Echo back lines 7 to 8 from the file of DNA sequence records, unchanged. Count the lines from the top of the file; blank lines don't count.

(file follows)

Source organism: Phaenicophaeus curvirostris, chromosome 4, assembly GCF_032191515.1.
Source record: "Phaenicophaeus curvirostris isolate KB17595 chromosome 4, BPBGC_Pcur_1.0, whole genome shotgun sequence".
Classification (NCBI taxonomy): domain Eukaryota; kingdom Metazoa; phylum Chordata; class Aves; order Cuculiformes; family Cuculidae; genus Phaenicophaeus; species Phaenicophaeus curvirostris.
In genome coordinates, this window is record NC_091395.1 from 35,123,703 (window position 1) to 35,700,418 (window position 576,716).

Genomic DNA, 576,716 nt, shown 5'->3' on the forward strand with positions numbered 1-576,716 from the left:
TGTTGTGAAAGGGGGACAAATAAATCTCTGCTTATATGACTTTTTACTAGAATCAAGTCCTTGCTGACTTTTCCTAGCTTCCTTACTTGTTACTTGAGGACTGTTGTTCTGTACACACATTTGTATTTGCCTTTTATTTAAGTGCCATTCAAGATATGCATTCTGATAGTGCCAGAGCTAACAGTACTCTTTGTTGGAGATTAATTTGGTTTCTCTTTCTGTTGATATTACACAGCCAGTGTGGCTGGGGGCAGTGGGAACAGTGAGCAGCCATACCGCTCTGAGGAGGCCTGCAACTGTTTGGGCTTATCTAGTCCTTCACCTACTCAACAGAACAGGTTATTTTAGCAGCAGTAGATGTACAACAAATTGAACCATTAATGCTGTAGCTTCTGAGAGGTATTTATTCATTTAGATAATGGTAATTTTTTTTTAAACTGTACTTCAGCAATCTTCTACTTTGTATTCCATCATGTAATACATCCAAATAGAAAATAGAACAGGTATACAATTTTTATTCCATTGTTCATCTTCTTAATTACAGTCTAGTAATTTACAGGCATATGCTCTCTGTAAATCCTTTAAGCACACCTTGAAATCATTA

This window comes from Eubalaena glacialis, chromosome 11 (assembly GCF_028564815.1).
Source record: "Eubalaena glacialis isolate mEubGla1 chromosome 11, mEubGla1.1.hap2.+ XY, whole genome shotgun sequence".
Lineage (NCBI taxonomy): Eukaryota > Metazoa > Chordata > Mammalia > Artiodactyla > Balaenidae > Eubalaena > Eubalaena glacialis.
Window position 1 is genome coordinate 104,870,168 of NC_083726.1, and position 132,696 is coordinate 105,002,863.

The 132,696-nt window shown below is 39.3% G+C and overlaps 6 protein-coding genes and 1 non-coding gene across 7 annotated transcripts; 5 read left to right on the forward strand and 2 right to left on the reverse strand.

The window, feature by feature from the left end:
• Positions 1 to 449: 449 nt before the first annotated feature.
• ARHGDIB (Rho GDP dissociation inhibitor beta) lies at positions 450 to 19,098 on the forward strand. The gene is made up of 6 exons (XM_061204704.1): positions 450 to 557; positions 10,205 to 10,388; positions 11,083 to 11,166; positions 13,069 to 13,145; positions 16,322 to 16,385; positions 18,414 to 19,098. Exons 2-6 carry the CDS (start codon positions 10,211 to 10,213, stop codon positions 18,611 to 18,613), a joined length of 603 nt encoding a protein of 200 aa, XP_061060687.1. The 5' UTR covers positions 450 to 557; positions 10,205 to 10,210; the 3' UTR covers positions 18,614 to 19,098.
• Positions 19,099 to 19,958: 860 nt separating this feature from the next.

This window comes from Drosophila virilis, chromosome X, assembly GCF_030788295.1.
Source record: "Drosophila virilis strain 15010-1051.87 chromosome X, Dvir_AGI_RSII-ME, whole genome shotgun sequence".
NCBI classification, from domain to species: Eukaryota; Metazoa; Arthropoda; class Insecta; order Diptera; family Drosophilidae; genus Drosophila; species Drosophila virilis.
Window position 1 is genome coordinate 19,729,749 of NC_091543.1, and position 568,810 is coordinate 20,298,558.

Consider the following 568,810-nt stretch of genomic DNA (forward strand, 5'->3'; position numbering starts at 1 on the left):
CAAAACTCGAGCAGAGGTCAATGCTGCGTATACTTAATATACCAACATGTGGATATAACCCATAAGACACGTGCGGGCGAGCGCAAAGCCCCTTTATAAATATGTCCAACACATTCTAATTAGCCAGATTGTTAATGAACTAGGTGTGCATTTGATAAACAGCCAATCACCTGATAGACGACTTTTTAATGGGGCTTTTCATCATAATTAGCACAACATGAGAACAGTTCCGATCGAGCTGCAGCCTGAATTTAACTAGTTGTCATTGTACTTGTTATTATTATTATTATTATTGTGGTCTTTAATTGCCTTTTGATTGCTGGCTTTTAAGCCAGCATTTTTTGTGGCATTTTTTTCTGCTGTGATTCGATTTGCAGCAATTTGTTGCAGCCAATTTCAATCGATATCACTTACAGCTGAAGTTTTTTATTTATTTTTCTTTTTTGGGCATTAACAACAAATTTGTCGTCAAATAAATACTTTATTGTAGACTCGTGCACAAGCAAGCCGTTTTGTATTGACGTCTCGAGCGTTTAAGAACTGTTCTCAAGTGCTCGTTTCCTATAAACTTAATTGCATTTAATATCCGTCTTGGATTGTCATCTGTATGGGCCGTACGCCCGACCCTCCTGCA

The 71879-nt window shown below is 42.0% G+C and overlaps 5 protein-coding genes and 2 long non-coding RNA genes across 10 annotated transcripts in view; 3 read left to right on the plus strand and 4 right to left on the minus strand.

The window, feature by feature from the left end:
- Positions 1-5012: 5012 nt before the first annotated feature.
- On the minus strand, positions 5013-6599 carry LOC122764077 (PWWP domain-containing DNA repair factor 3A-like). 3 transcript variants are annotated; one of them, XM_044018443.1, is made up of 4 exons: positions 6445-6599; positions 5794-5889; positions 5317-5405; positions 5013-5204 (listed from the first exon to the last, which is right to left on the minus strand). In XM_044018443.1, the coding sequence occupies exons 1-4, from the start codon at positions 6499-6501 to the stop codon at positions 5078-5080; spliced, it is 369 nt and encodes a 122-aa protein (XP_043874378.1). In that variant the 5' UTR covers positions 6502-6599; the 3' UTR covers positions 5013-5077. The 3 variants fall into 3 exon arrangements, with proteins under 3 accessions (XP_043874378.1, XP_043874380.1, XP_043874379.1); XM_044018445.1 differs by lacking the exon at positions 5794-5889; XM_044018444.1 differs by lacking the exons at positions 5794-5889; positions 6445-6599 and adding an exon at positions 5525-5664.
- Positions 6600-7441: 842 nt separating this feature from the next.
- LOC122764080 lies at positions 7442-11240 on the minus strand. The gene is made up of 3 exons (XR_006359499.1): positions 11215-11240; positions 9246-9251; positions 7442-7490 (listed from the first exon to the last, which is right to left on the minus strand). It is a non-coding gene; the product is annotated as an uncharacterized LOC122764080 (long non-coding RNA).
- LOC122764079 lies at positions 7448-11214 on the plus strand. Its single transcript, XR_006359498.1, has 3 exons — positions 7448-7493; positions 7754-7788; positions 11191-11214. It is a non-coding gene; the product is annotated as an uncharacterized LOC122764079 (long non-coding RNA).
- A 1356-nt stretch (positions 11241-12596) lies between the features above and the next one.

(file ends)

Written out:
This window comes from Eubalaena glacialis, chromosome 11 (assembly GCF_028564815.1).
Source record: "Eubalaena glacialis isolate mEubGla1 chromosome 11, mEubGla1.1.hap2.+ XY, whole genome shotgun sequence".